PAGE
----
11/10/2014 06:29 pm ET Updated Jan 10, 2015

Why We Must Tell the Untold Story

Co-authored by Julieanna Richardson, the founder of The History Makers

Nearly every school-aged child in the United States is likely to know that the president of our country is a Black American. Do they -- or the adults in their lives -- also know that an African American woman rose from an intern to CEO of one of the country's Fortune 100 companies? Do they know that an African American man built a billion-dollar investment management firm, or that an African American atmospheric scientist developed the first computer model to predict the earth's climate changes?

Many, if not most of us, believe that President Barack Obama and high-profile sports, media and entertainment personalities, such as LeBron James, Beyoncé, Robin Roberts, are exceptions -- the only African Americans making great contributions. Many of us are wrong.

It's not just a matter of setting the record straight. Certainly, we must tell the untold stories of the innumerable achievements of African Americans in every realm of American life -- the arts, sports, medicine, education, science, the media, business and government -- despite the obstacles and challenges. But more importantly, we must support an educational philosophy and tools that systematically help them both understand and acquire the fundamental skills they will need to succeed personally and professionally: goal-setting, the ability to communicate effectively, financial literacy. Every student must believe in his potential for success; every student needs role models with whom she can identify and strive to emulate; and every student needs to feel encouraged to aspire to positions of responsibility and leadership.

For every story of achievement, there is one of defeat: Fewer than half of African American men graduate from high school; in schools across the country as many as eight of every 10 African American fourth-graders performs below grade level in reading and math; in nearly every state the majority of children in residential juvenile justice facilities is African American; and children of color are disproportionately poor in all but two states, according to data from the Children's Defense Fund. Students from disadvantaged backgrounds and those in underserved schools are failing or dropping out at alarming rates.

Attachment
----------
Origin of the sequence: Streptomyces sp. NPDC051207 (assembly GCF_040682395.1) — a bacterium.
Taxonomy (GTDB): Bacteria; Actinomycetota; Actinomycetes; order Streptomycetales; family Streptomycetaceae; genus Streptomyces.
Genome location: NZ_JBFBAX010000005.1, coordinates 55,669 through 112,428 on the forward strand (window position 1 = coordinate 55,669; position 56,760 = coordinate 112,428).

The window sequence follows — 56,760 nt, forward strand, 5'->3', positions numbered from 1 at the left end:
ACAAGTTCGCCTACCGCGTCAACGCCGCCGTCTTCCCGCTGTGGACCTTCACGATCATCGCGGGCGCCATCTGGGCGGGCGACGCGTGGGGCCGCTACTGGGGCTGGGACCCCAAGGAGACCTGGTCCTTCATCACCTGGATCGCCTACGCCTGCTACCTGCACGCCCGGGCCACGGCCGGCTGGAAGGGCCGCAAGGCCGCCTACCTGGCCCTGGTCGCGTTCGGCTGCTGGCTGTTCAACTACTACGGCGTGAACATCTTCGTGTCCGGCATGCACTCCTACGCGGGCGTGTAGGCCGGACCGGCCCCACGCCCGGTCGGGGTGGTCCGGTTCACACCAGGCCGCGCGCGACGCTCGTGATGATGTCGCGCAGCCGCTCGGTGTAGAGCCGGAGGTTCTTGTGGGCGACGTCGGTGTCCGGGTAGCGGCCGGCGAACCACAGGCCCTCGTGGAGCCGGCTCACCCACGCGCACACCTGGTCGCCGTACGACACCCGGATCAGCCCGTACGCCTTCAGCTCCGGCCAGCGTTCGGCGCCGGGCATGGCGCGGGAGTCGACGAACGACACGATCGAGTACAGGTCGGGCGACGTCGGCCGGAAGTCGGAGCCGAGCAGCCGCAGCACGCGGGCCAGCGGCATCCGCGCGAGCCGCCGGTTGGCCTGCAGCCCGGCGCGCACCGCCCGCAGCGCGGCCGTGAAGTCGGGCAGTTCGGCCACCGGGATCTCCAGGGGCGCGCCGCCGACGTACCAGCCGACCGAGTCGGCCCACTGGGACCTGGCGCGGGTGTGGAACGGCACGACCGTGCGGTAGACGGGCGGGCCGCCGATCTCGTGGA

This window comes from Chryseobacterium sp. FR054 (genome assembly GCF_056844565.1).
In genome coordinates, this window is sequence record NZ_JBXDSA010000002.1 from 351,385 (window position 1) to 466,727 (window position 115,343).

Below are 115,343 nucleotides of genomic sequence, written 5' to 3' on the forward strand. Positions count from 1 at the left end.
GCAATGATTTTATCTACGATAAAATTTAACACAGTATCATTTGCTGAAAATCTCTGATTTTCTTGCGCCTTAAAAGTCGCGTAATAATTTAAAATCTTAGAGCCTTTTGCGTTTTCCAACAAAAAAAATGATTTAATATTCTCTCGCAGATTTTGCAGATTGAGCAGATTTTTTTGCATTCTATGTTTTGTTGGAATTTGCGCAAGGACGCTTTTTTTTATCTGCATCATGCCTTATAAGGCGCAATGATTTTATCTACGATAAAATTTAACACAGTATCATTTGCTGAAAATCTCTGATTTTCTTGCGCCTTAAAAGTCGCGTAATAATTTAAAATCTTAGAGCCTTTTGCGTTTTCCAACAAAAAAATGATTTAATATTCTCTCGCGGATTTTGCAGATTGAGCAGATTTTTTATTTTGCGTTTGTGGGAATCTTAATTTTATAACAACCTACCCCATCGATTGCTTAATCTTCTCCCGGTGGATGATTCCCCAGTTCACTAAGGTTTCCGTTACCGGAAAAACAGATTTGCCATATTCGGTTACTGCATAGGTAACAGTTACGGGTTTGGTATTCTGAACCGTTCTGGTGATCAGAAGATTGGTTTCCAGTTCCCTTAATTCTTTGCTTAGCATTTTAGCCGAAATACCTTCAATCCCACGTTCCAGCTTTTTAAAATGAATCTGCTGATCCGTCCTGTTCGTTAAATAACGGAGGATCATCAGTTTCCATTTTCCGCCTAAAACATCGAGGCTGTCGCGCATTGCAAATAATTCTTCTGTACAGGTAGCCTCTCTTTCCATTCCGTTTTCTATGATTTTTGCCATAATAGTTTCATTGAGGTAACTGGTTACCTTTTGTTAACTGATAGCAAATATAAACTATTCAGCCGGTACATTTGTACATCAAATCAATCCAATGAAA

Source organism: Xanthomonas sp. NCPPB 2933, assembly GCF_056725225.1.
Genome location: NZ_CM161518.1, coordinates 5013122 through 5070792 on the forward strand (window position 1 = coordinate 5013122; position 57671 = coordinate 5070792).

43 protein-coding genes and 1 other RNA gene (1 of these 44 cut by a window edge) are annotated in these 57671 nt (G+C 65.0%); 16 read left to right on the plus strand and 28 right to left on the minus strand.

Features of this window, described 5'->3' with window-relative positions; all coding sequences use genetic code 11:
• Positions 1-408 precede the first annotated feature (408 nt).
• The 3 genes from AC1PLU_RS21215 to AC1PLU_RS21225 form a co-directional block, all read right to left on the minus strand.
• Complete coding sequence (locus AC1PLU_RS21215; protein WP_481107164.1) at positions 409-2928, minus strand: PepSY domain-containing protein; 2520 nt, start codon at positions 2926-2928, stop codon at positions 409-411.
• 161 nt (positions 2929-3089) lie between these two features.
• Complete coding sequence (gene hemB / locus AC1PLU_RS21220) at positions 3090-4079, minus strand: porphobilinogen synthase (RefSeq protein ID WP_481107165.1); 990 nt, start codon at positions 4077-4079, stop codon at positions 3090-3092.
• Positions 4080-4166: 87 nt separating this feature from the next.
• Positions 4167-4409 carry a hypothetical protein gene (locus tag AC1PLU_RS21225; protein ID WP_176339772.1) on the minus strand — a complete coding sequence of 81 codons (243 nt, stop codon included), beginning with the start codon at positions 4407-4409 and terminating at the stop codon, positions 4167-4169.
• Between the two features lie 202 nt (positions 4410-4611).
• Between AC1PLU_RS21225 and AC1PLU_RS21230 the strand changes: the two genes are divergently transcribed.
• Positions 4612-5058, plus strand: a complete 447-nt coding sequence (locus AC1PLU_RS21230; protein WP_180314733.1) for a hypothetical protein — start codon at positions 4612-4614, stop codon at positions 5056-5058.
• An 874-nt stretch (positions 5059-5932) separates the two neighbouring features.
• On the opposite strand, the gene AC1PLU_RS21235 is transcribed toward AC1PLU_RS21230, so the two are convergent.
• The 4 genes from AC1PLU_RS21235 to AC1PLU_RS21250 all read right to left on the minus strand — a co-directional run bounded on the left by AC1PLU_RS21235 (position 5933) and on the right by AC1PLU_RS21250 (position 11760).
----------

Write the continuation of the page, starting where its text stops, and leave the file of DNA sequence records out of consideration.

More broadly across class, race and ethnic communities, one in six students in the United States does not reach the baseline level of proficiency in financial literacy as assessed by the Program for International Student Assessment (PISA). Today's students are tomorrow's workers, thinkers, and leaders. We can't afford their lost potential.

Government alone cannot solve these problems. Schools alone cannot solve these problems. Business alone cannot solve these problems. Together, we have a responsibility to help all young people reach their full potential by eliminating barriers to success and creating opportunities for achievement and prosperity. This is a winning strategy any way you look at it: what's good for American society is good for American business.

Seeing is believing.

That's why the PwC Charitable Foundation, Inc. is providing $1.6 million in grant funds to The HistoryMakers to add 2,000 interviews to their innovative video oral history project. The digital archive, which documents the lives of African Americans, currently makes accessible only 25 percent of the interviews HistoryMakers has conducted and recorded, personal accounts of accomplishment and success against the odds -- a living library of role models and inspirational examples. With the PwC Charitable Foundation, Inc.'s support, The HistoryMakers Digital History Archive will be expanded and made available free to public and charter schools for hundreds of thousands of students.

Creating a more inclusive history of American life will produce an enduring record of great cultural value. Equally, if not more valuable: the project's scalability -- the opportunity to maximize the benefit. One compelling oral history viewed by 100 teachers, who share it with 500 students, who talk about what they have learned with 1,000-2,000 family members, who tell neighbors and friends and coworkers. Every story of triumph and success counts. And counts again.

We don't have all the answers, and no single industry or enterprise can go it alone. It's a collective journey. By working together we can create resources that equip students with the skills, tools, and motivation to succeed. HistoryMakers reminds us: history teaches us who we are, where we came from, and where we're going. If we want and expect every student in the United States to achieve his or her greatest potential, we all must do our part to help them get there.

Shannon Schuyler is the president of the PwC Charitable Foundation, Inc.